Tags: Al-Qaida | ISIS/Islamic State | Israel | War on Terrorism | Terror | Threat | ISIS

Experts Disagree on Top Terror Threat

By Monday, 22 September 2014 03:50 PM Current | Bio | Archive

A bizarre cacophony of expert voices cannot seem to agree on the principal terrorist threat facing the United States.
“It’s Iran,” says one group of credentialed experts, including Eric Edelman, a former undersecretary of defense for policy.
“It’s still AQAM,” say other Commentariat voices about al-Qaida and its associated movements. Why? Because its principal target is still the United States at home.
“No,” responds a third group, “It’s ISIS (Islamic State of Iraq and Syria), or ISIL (Islamic State of Iraq and the Levant), which President Obama prefers as it doesn’t mention Syria, or just plain IS, for Islamic state.
And then there are the wealthy secret individual funders of the new Islamist terrorist state from Qatar, UAE, and Saudi Arabia. They are hard to trace as their secret numbered bank accounts are scattered in European and Asian countries, as well as tiny island nations.
They are the descendants of wealthy capitalists who gave generously to Communist parties in Western Europe after World War II — as insurance policies should they win power.
Nauru, the world’s smallest island nation with a population of 10,000 (Australian until 1968), once known as Pleasant Island, half way between Hawaii and Australia, became the favorite destination of the wholesale plunder that followed the collapse of the Soviet Union. Some $70 billion in stolen assets made their way to Nauru in the early 1990s.
Israeli intelligence is always worth listening to on complex Middle Eastern issues. Mossad (“The Institute,” short for Institute for Intelligence and Special Operations) handles foreign intelligence while Shin Bet is focused on internal security. Less well known is Aman, or the IDF’s intelligence unit.
Aman concludes that al-Qaida and its associated movements are by far a greater danger than Abu Bakr Al-Baghdadi and the phenomenon of the Islamic State. The former targets the United States — witness 9/11 — and Baghdadi’s terrorist army is entirely focused on carving a separate state out of Iraq and Syria.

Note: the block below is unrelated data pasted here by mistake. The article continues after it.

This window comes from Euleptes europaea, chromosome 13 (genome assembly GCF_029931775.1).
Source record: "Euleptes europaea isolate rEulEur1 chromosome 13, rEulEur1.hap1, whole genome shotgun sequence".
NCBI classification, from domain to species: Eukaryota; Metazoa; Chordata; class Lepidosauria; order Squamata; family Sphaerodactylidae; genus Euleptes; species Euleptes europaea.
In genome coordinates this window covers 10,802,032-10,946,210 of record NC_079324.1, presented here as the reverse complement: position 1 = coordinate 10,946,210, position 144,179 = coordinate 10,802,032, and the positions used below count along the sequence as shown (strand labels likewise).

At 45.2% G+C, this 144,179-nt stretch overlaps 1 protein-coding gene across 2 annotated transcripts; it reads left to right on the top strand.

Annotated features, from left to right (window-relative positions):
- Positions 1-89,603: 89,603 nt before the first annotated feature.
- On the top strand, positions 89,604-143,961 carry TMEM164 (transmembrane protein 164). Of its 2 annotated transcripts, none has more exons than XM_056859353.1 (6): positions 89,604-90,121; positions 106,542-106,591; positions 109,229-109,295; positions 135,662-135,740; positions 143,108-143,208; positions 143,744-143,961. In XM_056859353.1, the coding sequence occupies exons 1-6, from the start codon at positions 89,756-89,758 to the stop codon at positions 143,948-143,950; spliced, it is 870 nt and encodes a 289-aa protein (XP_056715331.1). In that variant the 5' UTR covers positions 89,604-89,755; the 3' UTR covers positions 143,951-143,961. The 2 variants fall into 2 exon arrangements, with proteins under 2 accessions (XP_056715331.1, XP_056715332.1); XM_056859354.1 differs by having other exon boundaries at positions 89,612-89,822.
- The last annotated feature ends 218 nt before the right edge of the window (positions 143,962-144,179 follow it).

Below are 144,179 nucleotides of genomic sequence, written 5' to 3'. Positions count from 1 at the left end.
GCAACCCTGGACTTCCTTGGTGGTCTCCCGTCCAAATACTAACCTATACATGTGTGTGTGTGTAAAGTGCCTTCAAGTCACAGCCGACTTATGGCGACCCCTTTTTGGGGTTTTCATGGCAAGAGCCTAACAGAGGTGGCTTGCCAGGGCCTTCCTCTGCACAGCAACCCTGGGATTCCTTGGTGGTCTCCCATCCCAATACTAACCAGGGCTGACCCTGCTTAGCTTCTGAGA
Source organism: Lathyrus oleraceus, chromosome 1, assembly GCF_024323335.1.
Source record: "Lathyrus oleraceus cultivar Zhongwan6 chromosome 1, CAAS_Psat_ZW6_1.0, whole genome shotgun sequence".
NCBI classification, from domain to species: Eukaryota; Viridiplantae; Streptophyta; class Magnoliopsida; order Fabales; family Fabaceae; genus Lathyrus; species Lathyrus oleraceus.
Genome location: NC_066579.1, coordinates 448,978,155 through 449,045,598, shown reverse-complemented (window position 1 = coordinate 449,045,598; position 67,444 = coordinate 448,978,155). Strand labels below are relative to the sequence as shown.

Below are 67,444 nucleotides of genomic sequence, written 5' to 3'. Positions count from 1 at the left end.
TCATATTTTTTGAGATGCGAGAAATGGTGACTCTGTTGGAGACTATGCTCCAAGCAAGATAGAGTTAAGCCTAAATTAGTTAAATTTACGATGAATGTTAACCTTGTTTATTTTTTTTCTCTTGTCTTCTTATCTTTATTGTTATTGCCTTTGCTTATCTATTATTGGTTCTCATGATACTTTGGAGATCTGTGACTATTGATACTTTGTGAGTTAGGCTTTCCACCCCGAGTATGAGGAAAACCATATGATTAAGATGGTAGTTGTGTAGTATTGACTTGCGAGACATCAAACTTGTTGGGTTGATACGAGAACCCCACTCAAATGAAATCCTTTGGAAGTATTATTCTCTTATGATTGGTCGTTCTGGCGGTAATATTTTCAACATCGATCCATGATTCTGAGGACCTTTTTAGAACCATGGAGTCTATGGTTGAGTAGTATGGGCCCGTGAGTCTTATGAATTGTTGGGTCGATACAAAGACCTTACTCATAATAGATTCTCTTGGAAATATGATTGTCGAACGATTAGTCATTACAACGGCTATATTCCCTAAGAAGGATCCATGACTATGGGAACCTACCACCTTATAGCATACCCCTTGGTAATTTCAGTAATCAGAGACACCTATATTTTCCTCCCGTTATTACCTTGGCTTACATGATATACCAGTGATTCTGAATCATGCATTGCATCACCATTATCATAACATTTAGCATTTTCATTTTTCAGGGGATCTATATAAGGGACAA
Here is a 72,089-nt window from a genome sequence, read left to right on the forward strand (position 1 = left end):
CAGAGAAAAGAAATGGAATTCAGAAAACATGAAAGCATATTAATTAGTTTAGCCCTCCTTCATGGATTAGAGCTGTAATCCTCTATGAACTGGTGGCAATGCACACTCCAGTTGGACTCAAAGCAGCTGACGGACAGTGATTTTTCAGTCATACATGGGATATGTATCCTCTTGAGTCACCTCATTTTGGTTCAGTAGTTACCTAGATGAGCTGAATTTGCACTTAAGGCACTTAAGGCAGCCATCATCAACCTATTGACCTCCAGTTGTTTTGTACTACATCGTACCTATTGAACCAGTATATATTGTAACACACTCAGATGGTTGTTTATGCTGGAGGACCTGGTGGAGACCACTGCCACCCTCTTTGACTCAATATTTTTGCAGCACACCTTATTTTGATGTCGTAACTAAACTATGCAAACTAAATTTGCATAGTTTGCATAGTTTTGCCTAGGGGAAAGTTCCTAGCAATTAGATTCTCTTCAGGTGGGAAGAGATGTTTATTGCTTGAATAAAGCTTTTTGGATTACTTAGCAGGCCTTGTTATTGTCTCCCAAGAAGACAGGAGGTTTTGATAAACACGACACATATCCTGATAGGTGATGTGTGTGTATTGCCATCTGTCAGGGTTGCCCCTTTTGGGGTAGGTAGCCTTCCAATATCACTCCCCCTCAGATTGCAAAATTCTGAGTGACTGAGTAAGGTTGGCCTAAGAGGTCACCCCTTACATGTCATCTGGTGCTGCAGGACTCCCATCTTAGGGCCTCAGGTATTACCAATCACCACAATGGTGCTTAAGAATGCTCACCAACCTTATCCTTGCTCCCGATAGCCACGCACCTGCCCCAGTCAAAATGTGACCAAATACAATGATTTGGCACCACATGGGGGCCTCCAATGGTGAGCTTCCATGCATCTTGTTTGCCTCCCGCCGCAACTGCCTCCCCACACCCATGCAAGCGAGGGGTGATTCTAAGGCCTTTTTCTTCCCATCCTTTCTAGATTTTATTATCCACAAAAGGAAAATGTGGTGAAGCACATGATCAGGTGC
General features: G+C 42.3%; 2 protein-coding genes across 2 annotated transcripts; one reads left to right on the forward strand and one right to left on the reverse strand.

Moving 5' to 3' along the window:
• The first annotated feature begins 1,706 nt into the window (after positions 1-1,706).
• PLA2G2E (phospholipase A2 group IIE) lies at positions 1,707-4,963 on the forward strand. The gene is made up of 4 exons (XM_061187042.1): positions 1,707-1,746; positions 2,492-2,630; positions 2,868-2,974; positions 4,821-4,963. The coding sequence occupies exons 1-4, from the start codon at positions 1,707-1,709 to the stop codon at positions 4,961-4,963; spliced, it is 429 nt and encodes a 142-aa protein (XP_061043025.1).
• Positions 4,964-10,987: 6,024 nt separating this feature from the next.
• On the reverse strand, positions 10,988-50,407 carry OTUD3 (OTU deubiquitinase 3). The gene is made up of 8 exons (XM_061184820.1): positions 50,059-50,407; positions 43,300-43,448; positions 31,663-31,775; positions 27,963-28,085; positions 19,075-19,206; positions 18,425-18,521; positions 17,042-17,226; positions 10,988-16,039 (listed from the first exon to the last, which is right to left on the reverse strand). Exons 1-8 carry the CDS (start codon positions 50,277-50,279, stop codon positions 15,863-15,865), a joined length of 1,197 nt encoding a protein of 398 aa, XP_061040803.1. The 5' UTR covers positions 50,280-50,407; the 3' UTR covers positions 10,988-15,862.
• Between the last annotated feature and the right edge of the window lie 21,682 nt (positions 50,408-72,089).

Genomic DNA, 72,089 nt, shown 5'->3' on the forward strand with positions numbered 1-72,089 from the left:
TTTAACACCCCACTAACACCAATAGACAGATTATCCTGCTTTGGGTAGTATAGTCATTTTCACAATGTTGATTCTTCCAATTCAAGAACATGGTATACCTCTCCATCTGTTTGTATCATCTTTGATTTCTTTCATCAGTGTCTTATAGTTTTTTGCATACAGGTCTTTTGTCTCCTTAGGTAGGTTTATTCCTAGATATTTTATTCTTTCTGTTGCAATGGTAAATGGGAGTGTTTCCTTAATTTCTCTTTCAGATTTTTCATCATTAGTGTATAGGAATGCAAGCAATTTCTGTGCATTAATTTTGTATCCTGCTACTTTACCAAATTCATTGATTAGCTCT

The Middle East Media Research Institute — known as MEMRI — is one of Israel’s better informed analysis centers. Its complete coverage of the Arabic media from Marrakesh to Muscat is also unique.
MEMRI’s founder in 1998 and now its president, Yigal Carmon, 67, is a 20-year veteran of IDF intelligence, which included stints as counterterrorism adviser to Prime Ministers Yitzhak Shamir and Yitzhak Rabin.
Carmon’s stock in trade is doing the opposite of pleasing everyone. Conventional wisdom is usually in conflict with hard intelligence. His stock in trade, he says, “is to reflect reality and if knowledge of this reality should benefit one side or another, then so be it.”
To depict the Islamic State in Iraq and Syria as simply a more vicious version of al-Qaida, Carmon and two associates write, is not only dead wrong — but back to front.
For Saudi Arabia’s King Abdullah to say the paramount objective of IS “is to attack by means of its foreign militants who hold Western passports and could return to Western countries to carry out terrorist attacks — and hence it is paramount to destroy IS forthwith,” is totally counter to reality, says Carmon.
The Saudi monarch also said he was certain the jihadists “would arrive in Europe within a month and in America within two months.” For Carmon, this flies in the face of reality. Unlike al-Qaida, IS’ “priorities are state-building.”
“Unlike al-Qaida,” Carmon writes, “the IS places priority not on global terrorism, but rather on establishing and consolidating a state, and hence it defers the clash with the West to a much later stage. In this, it is emulating and re-enacting the early Islamic model.”
“Although the IS and global organizations affiliated with al-Qaida have similar beliefs about the necessity to wage jihad for the sake of Allah and establish a caliphate where Islamic Shariah law will be instated,” Carmon’s report continues, “a major distinction exists between them in terms of the order of priorities for implementing these major goals.”
In other words, in al-Qaida emphasis is on worldwide jihad “prior” to the declaration “of the yearned-for Islamic caliphate (see Osama bin Laden’s Feb. 23, 1998, declaration of jihad against the crusaders and the Jews), IS doctrine is characterized by prioritizing the establishment and consolidation of the caliphate state as the immediate and overriding objective.”
Carmon’s paper says this objective is “presented by the IS leaders as a matter of survival that warrants making compromises dictated by reality, the major compromise being deferral of the struggle against the West to a distant future.”
In other words, IS doctrine, under al-Baghdadi, puts off the clash with the West to the indefinite future. The priority is where the caliphate is now being established.
Al-Baghdadi’s vision of the Islamic state, concludes Carmon’s team, “is modeled on ancient Islamic history, and therefore does not descend to the level of wallowing in contemporary Middle Eastern politics and struggles.”
A good argument against the reintroduction of U.S. ground troops in Iraq — for a fourth round since 2003.
Noted editor and journalist Arnaud de Borchgrave is an editor at large for United Press International. He is a founding board member of Newsmax.com who now serves on Newsmax's Advisory Board. Read more reports from Arnaud de Borchgrave — Click Here Now.

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A bizarre cacophony of expert voices cannot seem to agree on the principal terrorist threat facing the United States.
Terror, Threat, ISIS, al-Qaida
Monday, 22 September 2014 03:50 PM
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